Australia and New Zealand Banking Group Ltd. v. Westpac Banking Corporation (1988) is one of the famous cases of Australia which has been described about the restitution of Principal and Agent. ANZ is one of the largest banks of market capitalization of Australia after the Westpac Banking Corporation and Commonwealth Bank. The both of the parties are banking companies where ANZ has been carried out their banking business in two places which are St. Albans in Victoria and Martin Place in Sydney N.S.W. There is another company named Commercial Bank of Australia Limited who has been carried out and vested by the Westpac which is convenient by the courts for their entity. In this case, an appeal and a cross appeal has been processed (Cartwright, 2016).
According to the facts, the bank has been agreed to overdraft limits of $70,000 and hence later, the branch manager had discretion where they have to exercise the overdraft accommodation $20,000 with the result that the effective overdraft limit was $90,000. However the amount of $114,158.20 credit has been received by the ANZ's Martin Place branch, through its St. Albans branch, purportedly on behalf of one of its customers by a telephonic conversation. However, a fundamental mistaken of fact has been placed. However, the Westpac itself repay the whole or any part of the overpayment or request that any intervening debit entries to Jakes' account be reversed (Cranston, 2017).
A subsequent internal ANZ memorandum which is in evidence discloses that, by 14 January 1982, ANZ had received from Jakes only one repayment total $2500.00" and that its solicitors had written to Jakes "threatening issue of a Notice under Section 222 of the Companies Act (Cranston, 2017).
In the course of his judgment, Priestley J.A. drew attention to the fact that the Court of Appeal's task in determining the amount which Westpac was liable to repay on the view of the law which they accepted was complicated by a concession made by Westpac to the effect that it was not open to the Court of Appeal to uphold a ground in the notice of appeal which counsel had described as "a Clayton's case point". In the outcome, the decision of the Court of Appeal was to the effect that ANZ was entitled to recover $39,320.72 of the outstanding amount of the overpayment together with interest.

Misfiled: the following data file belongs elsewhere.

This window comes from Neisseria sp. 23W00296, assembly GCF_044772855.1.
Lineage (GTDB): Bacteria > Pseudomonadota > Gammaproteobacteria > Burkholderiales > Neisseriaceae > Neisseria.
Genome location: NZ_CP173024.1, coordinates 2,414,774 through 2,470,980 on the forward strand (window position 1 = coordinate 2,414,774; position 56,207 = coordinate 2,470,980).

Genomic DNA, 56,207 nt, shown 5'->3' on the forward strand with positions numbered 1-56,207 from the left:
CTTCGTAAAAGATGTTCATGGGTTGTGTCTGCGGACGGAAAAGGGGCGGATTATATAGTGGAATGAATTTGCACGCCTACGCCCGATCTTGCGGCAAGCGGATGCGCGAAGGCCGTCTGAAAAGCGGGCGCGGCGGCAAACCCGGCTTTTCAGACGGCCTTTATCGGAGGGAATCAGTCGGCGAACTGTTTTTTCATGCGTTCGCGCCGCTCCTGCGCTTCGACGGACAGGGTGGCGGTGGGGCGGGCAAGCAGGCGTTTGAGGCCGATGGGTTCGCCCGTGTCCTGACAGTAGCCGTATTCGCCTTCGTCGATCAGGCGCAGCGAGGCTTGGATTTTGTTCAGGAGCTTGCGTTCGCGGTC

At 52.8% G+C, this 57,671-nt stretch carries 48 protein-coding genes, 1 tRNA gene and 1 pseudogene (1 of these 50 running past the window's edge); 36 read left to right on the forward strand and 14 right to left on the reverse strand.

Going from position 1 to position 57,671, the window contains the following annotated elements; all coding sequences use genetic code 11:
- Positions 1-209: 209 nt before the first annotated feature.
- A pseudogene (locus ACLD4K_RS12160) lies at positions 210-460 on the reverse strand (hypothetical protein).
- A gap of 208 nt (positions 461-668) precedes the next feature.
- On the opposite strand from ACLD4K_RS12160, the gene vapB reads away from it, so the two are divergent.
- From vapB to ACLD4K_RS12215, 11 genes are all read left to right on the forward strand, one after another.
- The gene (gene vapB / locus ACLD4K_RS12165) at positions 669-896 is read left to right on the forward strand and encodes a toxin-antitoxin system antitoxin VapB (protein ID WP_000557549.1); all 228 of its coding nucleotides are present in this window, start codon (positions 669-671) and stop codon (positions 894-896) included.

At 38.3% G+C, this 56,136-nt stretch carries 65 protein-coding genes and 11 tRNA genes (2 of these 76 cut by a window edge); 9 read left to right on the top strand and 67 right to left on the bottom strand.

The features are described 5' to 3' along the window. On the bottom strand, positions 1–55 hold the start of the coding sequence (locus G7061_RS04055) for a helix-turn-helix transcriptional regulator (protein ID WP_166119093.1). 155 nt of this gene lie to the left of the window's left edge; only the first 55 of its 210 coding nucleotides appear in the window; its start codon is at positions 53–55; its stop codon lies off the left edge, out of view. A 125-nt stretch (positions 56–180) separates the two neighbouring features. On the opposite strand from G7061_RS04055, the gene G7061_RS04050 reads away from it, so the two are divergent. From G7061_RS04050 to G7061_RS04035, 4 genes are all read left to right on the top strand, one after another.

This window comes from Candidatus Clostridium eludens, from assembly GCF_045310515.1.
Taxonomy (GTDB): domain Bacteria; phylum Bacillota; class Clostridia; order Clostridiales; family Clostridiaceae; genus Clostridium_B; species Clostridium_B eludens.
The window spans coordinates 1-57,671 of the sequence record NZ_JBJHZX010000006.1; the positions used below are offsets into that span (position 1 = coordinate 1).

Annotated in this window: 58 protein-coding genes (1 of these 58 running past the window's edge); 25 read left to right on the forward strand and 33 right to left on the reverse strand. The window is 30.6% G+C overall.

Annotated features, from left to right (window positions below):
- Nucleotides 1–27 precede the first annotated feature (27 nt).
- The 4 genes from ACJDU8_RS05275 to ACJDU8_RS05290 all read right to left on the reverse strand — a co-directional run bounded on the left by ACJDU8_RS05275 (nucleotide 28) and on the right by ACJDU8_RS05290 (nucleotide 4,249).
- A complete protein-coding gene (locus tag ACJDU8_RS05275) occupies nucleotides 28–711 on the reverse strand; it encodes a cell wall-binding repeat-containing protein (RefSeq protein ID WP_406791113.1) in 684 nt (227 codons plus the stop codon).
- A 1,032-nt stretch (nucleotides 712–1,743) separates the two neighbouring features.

The present appeal is by ANZ from that decision. For its part, Westpac has cross appealed claiming that the primary amount awarded to ANZ should be further reduced by some $22,300.
The issue whether the conceded prima facie liability of Westpac to repay the amount of the overpayment was wholly or partly displaced in the circumstances of the present case by (Cartwright, 2016).subsequent events has itself been confined by the manner in which the case has been conducted in the courts below and in this Court. The prima facie liability to make restitution is imposed by the law on the person who has been unjustly enriched. In the ordinary case of a payment of money, that person will be the payee. However, when the person to whom the payment is directly made receives it as an intermediary (e.g. as agent for a designated principal), there may be uncertainty about the identity of the actual recipient of the benefit at the moment of payment. In the case of David Securities Pty Ltd v Commonwealth Bank of Australia, the High Court has been stated about the affirmative and negative impacts about the mistaken of facts.
Westpac has a good defense to ANZ's claim to the extent that it had, on behalf of Jakes, paid out the proceeds of the telegraphic transfer before it first received notice of ANZ's mistake. Acting on the basis of the concessions made by Westpac in ANZ's favor, Westpac had, by that time, irretrievably paid out $82,978.32 of the overpayment of $100,000 in honoring cheques drawn on it by ANZ. That being so, ANZ's appeal must be dismissed and Westpac's cross appeal seeking that the judgment against it should be reduced to an amount of $17,021.68, plus interest, must be sustained. The appellant must pay the respondent's costs of the appeal to this Court.
Australia and New Zealand Banking Group Ltd. v. Westpac Banking Corporation (1988) 164 CLR 662 21 April 1988
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David Securities Pty Ltd v Commonwealth Bank of Australia
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